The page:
World Osteoporosis Day 20th October 2014
What is osteoporosis?
Osteoporosis is a condition that affects bone health, causing them to become weak and fragile and more prone to fractures.
Where do these fractures occur? These fractures most commonly occur in the spine, wrist and hips but can affect other bones such as the arm or pelvis.
In Northern Ireland in 2014 72,000 people have osteoporosis, the combined cost of hospital and social care for patients with a hip fracture is £65million.
What causes osteoporosis?
In childhood, bones grow and repair very quickly, but this process slows with age. Bones stop growing in length between the ages of 16 and 18, but continue to increase in density until you are in your late 20s. From about the age of 35, you gradually lose bone density. This is a normal part of ageing, but for some people it can lead to osteoporosis and an increased risk of fractures.
Other things that increase the risk of developing osteoporosis can include, diseases of the hormone producing glands – such as an over-active thyroid gland; a family history of osteoporosis; long-term use of certain medications that affect bone strength or hormone levels, for example, oral steroids; or heavy drinking and smoking.
What can I do to reduce the risk of osteoporosis?
For women, to reduce the risk, you need to acquire as much bone mass as possible prior to to menopause and reduce the rate at which bone is lost after the menopause.
Women attain their peak bone mass between the ages of 10 to 20. From their 20s onwards until menopause there is a very slow rate of bone loss. This is accelerated at menopause and for few years following the menopause when it can be as high a 5% per year until it slows again.
If my levels are low…..4 ways to maximise my bone mass….
1. Take part in weight bearing exercise and resistance based exercise:
The greater the bone mineral content at the time of peak bone mass (i.e. from 10 until 20 years of age) the more the bone an individual can afford to lose. So the period of early adolescence is a particularly important time to maximise bone mass. Genetic factors also play an important part but there are still many things we can do to help maximise our chances of optimal bone health.
The American College of Sports Medicine recommends impact based exercise for children and adolescents to maximise bone mass, such as gymnastics, jumping, resistance exercises and participation in sports that involve running and jumping such as football, basketball, and netball, at least 3 times a week for between 10 and 20 minutes.
Exercises to promote balance have also been found to be effective in reducing the risk of falls for individuals over the age of 65.
2. Ensure adequate calcium intake:
The effects of exercise on bone appear to be maximised with adequate calcium intake, particularly during the period of early childhood to young adulthood ( a recommended 1200mg of calcium should be consumed during that time).
For post-menopausal women, greater calcium intake is needed to retain calcium balance because of increased urinary calcium losses associated with low oestrogen levels. The recommended calcium intake for post-menopausal women is 1200mg of calcium per day.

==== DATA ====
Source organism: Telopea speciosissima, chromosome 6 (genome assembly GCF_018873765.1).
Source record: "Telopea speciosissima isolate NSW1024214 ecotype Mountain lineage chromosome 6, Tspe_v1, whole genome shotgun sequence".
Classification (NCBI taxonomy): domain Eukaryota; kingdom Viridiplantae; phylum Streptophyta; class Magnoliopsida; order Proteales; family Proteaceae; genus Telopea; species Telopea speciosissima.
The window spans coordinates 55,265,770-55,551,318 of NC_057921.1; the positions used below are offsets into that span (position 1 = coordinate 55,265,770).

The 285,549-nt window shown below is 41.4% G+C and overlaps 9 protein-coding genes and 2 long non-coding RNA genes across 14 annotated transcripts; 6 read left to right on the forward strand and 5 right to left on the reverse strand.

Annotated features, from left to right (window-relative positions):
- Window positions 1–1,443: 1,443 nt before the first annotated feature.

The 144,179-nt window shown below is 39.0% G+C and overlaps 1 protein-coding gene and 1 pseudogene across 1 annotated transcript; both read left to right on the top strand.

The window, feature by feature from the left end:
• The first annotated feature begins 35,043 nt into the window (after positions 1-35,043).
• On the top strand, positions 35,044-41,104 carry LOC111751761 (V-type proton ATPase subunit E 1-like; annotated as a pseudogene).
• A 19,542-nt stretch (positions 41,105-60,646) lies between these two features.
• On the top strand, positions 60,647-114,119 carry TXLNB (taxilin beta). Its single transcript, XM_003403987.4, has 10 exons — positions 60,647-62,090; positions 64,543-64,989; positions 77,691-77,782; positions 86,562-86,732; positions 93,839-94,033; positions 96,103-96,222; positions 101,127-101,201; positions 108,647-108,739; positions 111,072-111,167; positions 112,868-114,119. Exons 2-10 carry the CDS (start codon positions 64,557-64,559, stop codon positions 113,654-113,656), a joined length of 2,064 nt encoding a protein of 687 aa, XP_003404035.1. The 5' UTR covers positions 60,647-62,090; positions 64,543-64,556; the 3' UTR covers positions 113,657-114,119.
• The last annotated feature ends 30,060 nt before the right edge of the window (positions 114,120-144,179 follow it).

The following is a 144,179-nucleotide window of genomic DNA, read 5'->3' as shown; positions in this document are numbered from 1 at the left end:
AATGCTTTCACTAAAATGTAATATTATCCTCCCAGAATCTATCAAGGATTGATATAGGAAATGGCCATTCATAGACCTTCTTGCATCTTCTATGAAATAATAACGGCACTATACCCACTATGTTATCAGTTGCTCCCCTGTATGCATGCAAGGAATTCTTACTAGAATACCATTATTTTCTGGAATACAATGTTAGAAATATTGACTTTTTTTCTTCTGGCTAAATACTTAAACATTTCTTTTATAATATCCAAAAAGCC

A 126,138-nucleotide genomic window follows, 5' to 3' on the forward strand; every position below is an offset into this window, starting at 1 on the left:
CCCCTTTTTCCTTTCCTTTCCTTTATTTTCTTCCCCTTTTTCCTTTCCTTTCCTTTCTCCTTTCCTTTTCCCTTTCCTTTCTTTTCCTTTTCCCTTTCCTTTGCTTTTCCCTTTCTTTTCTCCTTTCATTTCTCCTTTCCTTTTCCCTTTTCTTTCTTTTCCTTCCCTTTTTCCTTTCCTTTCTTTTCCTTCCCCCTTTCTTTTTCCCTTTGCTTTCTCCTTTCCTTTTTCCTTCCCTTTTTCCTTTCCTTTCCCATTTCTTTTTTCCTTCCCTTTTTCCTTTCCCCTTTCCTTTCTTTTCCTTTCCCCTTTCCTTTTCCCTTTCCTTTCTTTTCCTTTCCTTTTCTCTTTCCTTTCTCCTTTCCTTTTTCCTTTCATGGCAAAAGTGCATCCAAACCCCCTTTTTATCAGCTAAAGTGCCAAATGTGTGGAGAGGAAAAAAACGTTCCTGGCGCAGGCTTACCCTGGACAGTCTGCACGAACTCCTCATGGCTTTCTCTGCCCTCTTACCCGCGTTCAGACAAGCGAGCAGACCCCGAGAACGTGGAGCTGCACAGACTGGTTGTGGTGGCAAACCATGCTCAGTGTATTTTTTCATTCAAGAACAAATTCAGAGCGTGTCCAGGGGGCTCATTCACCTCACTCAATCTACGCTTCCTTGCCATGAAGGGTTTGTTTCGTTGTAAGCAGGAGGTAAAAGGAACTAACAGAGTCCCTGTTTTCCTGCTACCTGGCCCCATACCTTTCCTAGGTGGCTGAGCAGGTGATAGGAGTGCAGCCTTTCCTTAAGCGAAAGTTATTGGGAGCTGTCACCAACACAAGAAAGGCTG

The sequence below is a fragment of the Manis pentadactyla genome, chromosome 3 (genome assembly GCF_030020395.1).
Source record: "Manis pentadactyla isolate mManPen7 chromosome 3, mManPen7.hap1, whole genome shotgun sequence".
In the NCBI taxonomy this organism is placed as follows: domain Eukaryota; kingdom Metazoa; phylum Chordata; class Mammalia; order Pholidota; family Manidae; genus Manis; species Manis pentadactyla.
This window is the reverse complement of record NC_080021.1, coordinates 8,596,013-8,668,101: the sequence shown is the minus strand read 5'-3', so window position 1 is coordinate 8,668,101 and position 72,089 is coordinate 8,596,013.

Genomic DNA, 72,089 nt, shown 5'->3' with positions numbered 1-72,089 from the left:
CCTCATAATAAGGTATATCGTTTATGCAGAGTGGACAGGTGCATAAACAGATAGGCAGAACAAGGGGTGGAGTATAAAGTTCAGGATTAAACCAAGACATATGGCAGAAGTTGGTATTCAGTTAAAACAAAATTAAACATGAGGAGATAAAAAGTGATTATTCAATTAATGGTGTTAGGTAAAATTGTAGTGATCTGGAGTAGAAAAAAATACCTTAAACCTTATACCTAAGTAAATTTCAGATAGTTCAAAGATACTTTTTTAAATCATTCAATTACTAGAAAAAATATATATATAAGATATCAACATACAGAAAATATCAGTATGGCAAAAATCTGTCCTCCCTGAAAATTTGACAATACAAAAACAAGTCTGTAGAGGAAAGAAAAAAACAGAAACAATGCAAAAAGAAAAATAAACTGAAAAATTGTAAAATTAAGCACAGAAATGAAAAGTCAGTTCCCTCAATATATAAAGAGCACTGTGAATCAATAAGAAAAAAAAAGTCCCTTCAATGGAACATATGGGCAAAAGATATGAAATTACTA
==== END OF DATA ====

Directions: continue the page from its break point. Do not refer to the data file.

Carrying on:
However, it is important that you ALSO take adequate levels of vitamin D for bone health. An oral vitamin D dose of 400 IU/day is sufficient for fracture prevention, increasing to a recommended 700 to 800 IU/day to reduce the risk of hip and any non-vertebral fractures in ambulatory or institutionalised elderly people.
3. Stop smoking and moderate your alcohol intake:
Smoking is damaging for a multitude of reasons including your long-term bone health, if you want to maximise bone health, stop smoking. Excessive alcohol consumption is also detrimental to bone health so moderate your intake (recommended 14 units maximum for women per week).
4. Avoid excessive exercise:
Excessive levels of exercise can disrupt the menstrual cycle having a detrimental effect on bone health due to hormonal disruption so make sure you are not exceeding a healthy limit for your exercise.
I have had my menopause, so what exercise can I do safely?
For those wishing to commence on an exercise programme, a comprehensive per-exercise evaluation is necessary. We can help assess and advise on safe exercises considering your medical history and any other relevant medical information.
You may wish to attend your GP for blood measurements of haemoglobin, glucose, electrolytes and cholesterol levels. Recommended exercise levels for older adults and those at risk of osteoporosis advise involving large muscle groups such s walking, swimming, cycling or dancing, together with balance exercises.
For positive effects, exercise is recommended between 3 and 5 per week for a period of 20 minutes each.
Visit: the National Osteoporosis Society home page for lots of information:
How can we help you at Physiotherapy Bangor?
We provide a wide range of physiotherapy and massage treatments targeted at the management of osteoporosis.
We hope to see you soon at Physiotherapy and Massage | Bangor Clinic!
Call 07779363613 or click here to request an appointment